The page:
More from Youth Prays, God Answers by Glenn Coon.
“Are you saved?”
That very morning I had been reading my Bible and had gone over some texts that gave me an unquestioned reassurance of the Father’s will for me with regard to this very question. Now all I had to do was to share the experience of the morning. With a face that was radiant, I replied with a resounding, “Yes, sir.” The look on his face indicated that I had not given the answer he had expected. Undoubtedly he had expected me to beat around the bush and try to qualify an answer.
Now I felt impressed by the Holy Spirit to further develop my affirmative answer, “I would like to explain why I can say ‘I am saved’. This morning when I awakened, I turned to a promise of the Bible which says, ‘If we confess our sins, He is faithful and just to forgive us our sins, and to cleanse us from all unrighteousness.’ 1 John 1:9. I asked God to forgive my sins this morning. I then believed He had forgiven me just as He promised. Then I returned thanks that He had forgiven me. Then I took the promise just across the page, recorded in 1 John 2:25 which reads like this: ‘And this is the promise that He hath promised us, even eternal life.’ I asked God this very morning to give me eternal life, just as He here promises, I told Him I believed He was giving eternal life to me; and then I claimed eternal life by returning thanks that I had received eternal life, just as He promised.
“This morning I also claimed the Bible promise of John 1:12 which says: ‘But as many as received him, to them gave He power to become the sons of God, even to them that believe on His name,’ I asked God to make me His son again for today. I believed He was doing it. I claimed it and returned thanks that I had received continued son-ship. Then I took another promise, this very morning. It was the promise of John 3:16 which promises everlasting life. Again I asked, believed and claimed and returned thanks that I had received everlasting life. This is why I can answer without any doubt that I am saved — right nowl”
He did not say a word. He just sat there as I continued. “Now we Seventh-day Adventist’s do not go around bragging, ‘I am saved’. But we do like to declare the fact that ‘Christ is my Saviour!’ You see, the first expression puts self in the centre. The latter points to our Lord, and makes Him the centre.”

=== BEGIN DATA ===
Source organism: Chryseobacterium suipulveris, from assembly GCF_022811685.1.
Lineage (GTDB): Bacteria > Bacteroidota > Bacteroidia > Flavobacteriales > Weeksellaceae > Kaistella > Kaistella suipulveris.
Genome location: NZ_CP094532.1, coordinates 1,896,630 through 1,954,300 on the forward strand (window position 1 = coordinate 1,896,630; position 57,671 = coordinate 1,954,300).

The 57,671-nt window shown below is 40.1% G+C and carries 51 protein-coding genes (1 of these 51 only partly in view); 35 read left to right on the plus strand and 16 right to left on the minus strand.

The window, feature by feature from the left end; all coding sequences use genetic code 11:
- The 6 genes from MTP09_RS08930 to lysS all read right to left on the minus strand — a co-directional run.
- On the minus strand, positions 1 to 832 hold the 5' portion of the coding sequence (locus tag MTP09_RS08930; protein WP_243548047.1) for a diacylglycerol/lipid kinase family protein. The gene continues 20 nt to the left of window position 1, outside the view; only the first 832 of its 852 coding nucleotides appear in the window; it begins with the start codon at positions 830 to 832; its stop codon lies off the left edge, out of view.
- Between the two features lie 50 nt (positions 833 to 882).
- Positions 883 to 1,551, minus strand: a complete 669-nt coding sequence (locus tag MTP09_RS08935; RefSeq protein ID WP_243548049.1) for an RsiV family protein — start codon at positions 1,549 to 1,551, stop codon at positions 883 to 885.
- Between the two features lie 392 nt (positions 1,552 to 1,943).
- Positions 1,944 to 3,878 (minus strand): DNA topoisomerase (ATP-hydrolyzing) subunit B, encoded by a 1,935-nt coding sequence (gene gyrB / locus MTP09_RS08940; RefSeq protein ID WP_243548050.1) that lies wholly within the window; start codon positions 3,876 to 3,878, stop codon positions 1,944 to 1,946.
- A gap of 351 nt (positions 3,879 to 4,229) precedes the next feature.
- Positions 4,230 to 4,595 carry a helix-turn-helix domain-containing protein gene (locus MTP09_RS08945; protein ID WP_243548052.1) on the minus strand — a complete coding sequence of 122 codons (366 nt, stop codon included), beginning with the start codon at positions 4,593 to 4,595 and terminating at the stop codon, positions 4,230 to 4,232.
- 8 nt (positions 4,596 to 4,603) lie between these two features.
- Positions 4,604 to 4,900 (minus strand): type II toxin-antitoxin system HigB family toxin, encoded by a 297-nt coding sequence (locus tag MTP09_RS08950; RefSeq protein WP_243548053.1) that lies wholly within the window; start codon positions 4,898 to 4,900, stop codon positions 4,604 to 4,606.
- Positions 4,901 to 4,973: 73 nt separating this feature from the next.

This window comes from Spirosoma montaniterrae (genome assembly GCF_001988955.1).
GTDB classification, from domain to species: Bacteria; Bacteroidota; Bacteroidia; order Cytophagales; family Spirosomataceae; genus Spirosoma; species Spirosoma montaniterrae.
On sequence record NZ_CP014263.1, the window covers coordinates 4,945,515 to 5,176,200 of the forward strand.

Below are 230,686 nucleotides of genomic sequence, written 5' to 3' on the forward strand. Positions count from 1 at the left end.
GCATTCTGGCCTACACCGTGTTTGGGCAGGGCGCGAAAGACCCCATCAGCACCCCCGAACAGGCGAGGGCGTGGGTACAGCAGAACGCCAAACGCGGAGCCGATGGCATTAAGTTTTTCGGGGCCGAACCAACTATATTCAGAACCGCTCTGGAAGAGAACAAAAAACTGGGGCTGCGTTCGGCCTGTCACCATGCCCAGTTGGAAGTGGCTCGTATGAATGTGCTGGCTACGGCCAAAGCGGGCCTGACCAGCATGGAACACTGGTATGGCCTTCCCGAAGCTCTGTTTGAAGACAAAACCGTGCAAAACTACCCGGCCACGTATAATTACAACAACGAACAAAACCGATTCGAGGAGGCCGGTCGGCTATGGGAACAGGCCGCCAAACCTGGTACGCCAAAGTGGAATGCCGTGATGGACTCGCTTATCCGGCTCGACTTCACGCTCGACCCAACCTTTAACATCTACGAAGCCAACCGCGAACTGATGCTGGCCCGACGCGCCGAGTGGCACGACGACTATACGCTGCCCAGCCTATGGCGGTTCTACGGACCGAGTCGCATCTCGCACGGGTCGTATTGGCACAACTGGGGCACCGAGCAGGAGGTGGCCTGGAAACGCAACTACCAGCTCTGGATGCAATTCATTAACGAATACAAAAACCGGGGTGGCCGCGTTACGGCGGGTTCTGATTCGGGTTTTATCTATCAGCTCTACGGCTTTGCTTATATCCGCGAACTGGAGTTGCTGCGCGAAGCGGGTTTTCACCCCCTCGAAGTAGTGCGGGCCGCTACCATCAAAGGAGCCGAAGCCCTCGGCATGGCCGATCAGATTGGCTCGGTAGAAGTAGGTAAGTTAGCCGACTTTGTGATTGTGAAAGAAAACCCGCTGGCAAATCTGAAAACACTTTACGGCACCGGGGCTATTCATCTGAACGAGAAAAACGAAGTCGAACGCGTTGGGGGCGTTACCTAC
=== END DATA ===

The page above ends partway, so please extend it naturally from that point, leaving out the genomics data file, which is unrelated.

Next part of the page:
I developed the thought a little more fully, all the while rejoicing that ‘There is none other name under heaven given among men, whereby we must be saved’ (Acts 4 : 12). I was also conscious of the text that says, “Let him that thinketh he standeth take heed lest he fall” (I Corinthians 10:12). Perhaps fifteen minutes passed before he ventured another question. This time he spoke more kindly. He asked, “As you sit here in this home tonight, and think of a period of time, let’s say ten years from now, can you, tonight as you sit here, tell me that ten years from now you will be saved?”
“No, of course not,” I replied, but I can say this: If ten years from now I claim the same promises of my Lord which I claimed this morning, then I can have the same assurance ten years from now that I have today. “You see,” I continued, “our Lord does not compel the sinner to become a saint; neither does He compel a saint to remain a saint. But if the saint chooses to remain a saint and claims the promises of our Lord, he can have the same assurance of salvation every day of his life.”
Later that evening I pondered our visit. Too often, when some one is asked if he is saved, he will answer with a shrug of the shoulder and an obvious lack of conviction, “I hope so.” That answer really gives me concern. In fact, it makes me shudder. Let me explain. Let us suppose my son, Glenn Coon, Jr., is introduced to a stranger one day. Upon learning that his name is Glenn Coon, the man’ s eyes brighten as he asks, “Say I heard an Elder Glenn Coon preach at the camp-meeting. Would he be your father by any chance?” Then my son gets a rather sheepish look on his face, shrugs his shoulders in disbelief, and says, “I hope so.” You know, my friend, if word of an incident like that would ever reach us, both his mother and I would be embarrassed and ashamed of our son. It would hurt us, and I think you can understand why.
Now, don’t you think our heavenly Father feels a sense of hurt when we find ourselves unable to speak with any measure of conviction with regard to our relationship with Him”? There are those who think it a mark of humility to be in doubt as to their state of salvation. I submit to you that doubt with regard to salvation has nothing to do with humility. It is my opinion that those who wander around in the maze of doubt and question with regard to this important question have allowed Satan to steal something vital from them. I base my statement on the following quotation: “Satan is ready to steal away the blessed assurances of God,” “It is the privilege of all who comply with the conditions to know for themselves that pardon is freely extended for every sin. Put away the suspicion that God’s promises are not meant for you. They are for every repentant transgressor.” — Steps to Christ , pp. 53,52,53.
The prayer of reception teaches us that we have a right, through Christ, to receive forgiveness, cleansing, assurance, and fellowship. We are given this assurance by the pen of inspiration. Notice these words; “Every promise in the Word of God furnishes us with subject-matter for prayer, presenting the pledged word of Jehovah as our assurance. Whatever spiritual blessing we need, it is our privilege to claim through Jesus.”— Thoughts from the Mount of Blessing p76.
I believe, beyond any question, that God wants us to be able to declare ‘I know whom I have believed, and am persuaded that He is able to keep that which I have committed unto Him against that day.’ 2 Timothy 1:12.
God does not want us to merely hope so”. He wants us to ‘know so.’